Csaba Kis Róka’s work is a tableau compiled from a series of small paintings, each depicting a particular motif. The continuous reduction present in the artist’s practice for some years now has thus far been most visibly represented in his series of portraits from 2015. In the series of paintings developing the conclusion of that work even further, Kis Róka detaches himself even further from factuality, and the basis for his deformative endeavour are no longer actual, anatomically correct heads and body parts; this time, he disfigures biologically abstracted and already deformed organs.
Katalin Ladik’s piece is the installation-version of the 40-metre long embroidered textile ribbon used in her performance at documenta Athens in May 2017. Based on the figure of Ariadne in Greek mythology, the performance addressed the contradictions and multi-layered nature of the feminine principle and female roles. Symbolising the golden thread leading Theseus out of the Minotur’s labyrinth, the hand-embroidered ribbon is presented at the exhibition as an autonomous installation, reflecting on women’s fate as a memento of the ill-fated princess.
The piece entitled Impaled Mountain is one of a series of land art designs by Erik Mátrai. Works like Touching the Moon or Mirror Plane Touching the Moon were also conceived as part of this series, the pieces of which feature a shift of scale that is simply impossible to carry out for dimensional, technical or financial reasons. However, while planning and drafting, the artist can let his thoughts soar boundlessly. At the same time, the Impaled Mountain refers to a drastic intervention into nature, which would endanger the local or even global ecological equilibrium. In fact, this issue already comes up regarding a number of actualised land art or other large-scale artworks.
The subject of Gábor Roskó’s painting is the collection of ornamental motifs characterising a number of his works, complemented with textual elements. Painted in the typical style of 19th century painted shop signs, the work combines the crossing guns in the centre of the image with symbols familiar from Christian iconography. Also evoking the compositional structure of ornamental folk art, the painting is a perfect example of the enigmatic ambivalence characterising Roskó.
The key to Péter Szalay’s work is in the use of materials. The artist made the Yin-Yang symbol of Chinese philosophy from two different types of plasterboard: the pink part is fire resistant and the green is water resistant. Made using simple DIY materials and tools, beyond being an ironic mediatic reflection on the ancient symbol, the piece evokes the millennial artistic practice in which the use of various noble materials had iconographic significance.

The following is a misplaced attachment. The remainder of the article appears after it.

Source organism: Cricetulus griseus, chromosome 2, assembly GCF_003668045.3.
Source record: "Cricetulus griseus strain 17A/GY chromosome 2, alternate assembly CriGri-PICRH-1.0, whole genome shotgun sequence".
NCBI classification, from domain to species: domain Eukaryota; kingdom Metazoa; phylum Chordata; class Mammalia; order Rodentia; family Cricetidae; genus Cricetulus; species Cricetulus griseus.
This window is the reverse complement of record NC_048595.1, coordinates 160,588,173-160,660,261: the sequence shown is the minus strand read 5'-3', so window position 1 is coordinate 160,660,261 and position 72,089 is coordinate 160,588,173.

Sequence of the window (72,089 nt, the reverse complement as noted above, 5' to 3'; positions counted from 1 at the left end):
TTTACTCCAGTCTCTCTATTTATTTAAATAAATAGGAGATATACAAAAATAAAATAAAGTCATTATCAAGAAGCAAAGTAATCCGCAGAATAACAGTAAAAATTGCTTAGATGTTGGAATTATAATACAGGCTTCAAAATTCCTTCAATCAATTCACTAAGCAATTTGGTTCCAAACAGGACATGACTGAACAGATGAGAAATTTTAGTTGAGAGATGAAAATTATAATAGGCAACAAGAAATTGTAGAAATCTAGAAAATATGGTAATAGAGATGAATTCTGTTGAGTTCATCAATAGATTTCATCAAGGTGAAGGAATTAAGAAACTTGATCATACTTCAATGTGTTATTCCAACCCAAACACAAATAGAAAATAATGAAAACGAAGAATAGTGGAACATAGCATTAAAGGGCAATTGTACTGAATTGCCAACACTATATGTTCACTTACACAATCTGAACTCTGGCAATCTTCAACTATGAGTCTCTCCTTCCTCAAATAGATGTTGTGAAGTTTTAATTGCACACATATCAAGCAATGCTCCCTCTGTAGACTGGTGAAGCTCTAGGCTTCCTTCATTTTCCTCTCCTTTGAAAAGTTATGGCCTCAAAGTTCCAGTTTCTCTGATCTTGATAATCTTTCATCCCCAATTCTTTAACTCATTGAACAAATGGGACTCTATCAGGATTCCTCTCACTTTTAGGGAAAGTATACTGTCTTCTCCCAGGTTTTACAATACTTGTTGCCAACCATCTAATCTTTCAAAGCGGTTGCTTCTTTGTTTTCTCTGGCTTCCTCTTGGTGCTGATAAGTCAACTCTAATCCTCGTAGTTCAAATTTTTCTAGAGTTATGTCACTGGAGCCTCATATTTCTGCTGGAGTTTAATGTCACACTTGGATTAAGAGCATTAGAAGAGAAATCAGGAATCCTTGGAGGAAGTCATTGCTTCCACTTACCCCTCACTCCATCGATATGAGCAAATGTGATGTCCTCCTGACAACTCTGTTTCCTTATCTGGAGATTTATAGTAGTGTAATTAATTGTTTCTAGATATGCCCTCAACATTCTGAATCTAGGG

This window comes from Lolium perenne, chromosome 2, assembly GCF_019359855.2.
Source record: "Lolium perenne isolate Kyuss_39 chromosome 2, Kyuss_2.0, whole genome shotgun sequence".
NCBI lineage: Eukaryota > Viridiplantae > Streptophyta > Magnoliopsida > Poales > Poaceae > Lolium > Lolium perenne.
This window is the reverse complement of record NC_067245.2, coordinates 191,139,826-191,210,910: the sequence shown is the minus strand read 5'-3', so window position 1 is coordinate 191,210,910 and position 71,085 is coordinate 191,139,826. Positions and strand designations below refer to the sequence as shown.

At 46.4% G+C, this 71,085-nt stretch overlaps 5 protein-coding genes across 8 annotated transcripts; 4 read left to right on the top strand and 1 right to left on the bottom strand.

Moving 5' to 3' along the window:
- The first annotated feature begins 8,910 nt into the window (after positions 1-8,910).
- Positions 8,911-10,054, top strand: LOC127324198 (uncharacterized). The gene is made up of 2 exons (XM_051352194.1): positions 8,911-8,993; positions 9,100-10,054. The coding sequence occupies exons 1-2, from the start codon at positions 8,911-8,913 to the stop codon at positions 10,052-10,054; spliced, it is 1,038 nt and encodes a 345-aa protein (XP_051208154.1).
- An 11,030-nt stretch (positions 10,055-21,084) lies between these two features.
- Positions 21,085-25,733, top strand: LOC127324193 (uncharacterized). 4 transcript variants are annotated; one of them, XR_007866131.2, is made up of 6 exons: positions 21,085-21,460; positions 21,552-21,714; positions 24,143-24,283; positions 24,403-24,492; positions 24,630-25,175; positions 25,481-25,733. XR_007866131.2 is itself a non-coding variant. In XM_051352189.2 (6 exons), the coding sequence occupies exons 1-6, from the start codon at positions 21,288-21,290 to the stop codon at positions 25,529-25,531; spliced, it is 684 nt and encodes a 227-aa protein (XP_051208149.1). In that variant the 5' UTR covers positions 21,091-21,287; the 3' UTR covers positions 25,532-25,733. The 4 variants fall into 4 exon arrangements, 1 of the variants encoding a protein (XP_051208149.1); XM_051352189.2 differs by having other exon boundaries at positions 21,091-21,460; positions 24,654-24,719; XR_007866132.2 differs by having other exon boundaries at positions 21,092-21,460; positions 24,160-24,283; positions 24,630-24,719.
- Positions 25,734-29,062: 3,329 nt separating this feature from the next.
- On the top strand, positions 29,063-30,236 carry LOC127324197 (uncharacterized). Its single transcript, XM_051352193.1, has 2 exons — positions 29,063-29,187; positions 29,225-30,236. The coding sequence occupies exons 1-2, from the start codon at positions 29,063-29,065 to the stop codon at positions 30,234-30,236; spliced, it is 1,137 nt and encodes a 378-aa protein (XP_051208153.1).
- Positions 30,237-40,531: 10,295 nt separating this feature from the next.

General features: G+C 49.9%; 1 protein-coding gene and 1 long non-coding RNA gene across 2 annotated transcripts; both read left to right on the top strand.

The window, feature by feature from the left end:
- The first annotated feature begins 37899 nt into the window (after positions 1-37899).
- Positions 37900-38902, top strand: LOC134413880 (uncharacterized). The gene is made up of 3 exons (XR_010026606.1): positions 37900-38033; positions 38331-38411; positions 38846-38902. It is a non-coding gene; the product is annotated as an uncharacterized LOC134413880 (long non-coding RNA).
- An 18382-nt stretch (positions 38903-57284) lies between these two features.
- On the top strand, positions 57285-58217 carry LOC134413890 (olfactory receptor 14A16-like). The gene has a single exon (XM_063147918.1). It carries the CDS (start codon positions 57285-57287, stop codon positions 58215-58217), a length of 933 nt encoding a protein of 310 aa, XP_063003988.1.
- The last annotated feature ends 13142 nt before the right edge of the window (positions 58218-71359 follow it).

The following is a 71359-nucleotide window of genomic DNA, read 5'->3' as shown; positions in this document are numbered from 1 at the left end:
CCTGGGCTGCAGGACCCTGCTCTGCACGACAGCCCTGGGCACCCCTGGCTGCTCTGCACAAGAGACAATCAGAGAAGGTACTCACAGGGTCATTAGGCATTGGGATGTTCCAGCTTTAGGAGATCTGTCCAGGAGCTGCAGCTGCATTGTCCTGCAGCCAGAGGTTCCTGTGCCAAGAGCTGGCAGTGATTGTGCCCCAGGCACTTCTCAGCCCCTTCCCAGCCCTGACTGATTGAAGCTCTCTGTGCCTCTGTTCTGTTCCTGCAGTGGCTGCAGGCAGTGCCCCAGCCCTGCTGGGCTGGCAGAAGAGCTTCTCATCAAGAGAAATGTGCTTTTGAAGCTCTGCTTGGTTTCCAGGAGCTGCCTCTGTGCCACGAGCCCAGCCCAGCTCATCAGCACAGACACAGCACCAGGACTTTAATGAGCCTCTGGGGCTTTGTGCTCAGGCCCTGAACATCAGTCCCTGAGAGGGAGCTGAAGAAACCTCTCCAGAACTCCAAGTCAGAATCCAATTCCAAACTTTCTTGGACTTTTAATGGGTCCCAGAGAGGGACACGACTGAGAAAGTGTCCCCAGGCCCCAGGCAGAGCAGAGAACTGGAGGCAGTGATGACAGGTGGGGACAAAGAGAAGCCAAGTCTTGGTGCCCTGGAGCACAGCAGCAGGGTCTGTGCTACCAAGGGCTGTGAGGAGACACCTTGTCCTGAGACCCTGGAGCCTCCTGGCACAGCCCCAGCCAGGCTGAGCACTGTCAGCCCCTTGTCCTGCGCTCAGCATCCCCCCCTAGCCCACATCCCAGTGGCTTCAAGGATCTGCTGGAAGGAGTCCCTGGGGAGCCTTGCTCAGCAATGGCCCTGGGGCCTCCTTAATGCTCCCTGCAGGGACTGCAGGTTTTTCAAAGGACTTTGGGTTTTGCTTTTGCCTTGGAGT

Péter Szarka began making three-dimensional works – on the borderline between sculpture and object – in 2016, under the title Global Warming against Cold War. The only direct connection between the pieces of the series is the title, which is the artist’s sceptical answer to the question whether globally surfacing problems can be solved by economic and political means. The subtitle of Szarka’s exhibited work alludes to the medieval English philosopher William Ockham’s principle, according to which out of two equally valid explanations describing any given phenomenon, the simpler one should be selected. The piece is an assemblage comprising the technical paraphrase of found objects and DIY 3D printing; the shapes and objects appearing in it are references to the principles expressed by the title and the subtitle.
Recently, Csaba Uglár has been painting on pages from the catalogue of the Phillips auction house. The catalogue pages feature reproductions of high value artworks by superstars of the international art scene, including their technical parameters and estimated value. Uglár’s painterly interventions augment the original reproductions, apostrophising or reinterpreting the presented works. The artist’s gesture is an acerbic critique of the extremities of the art market, with special regard to the fact that in his case, the choice of medium also stems from his precarious situation.
Gyula Várnai’s object is a scale model of the artist’s installation of the same title, exhibited at the current Venice Biennale. The piece depicting a slice of the former ferris wheel of 12 cabins, also represented in other works by Várnai, is part of a project that explores the utopias of previous ages and invokes the science of futurology: in this context, referring to a 5-minute slice from the dial of the clock, it is a symbol of prognostications about the future of humanity. Taking the work out of this context, however, a more general scope of interpretation opens up, wherein besides the physical and philosophical approach to time, cyclicity as a feature of countless processes taking place on micro- and macro-levels – from the cellular functioning of the body to the course of history – is also thematised.
János Vető’s new series is the central piece in a three-phase work. The pieces of this work’s „second movement” feature the photographs of the first phase combined with the genre of painting – augmenting, over- and rewriting the orignal images. The third phase of the work is composed of photographic reproductions of the „Second Movement”. The series reflects on the medium of photography in three movements: its relation to reality and the representations of that, as well as the new quality created by technical damage.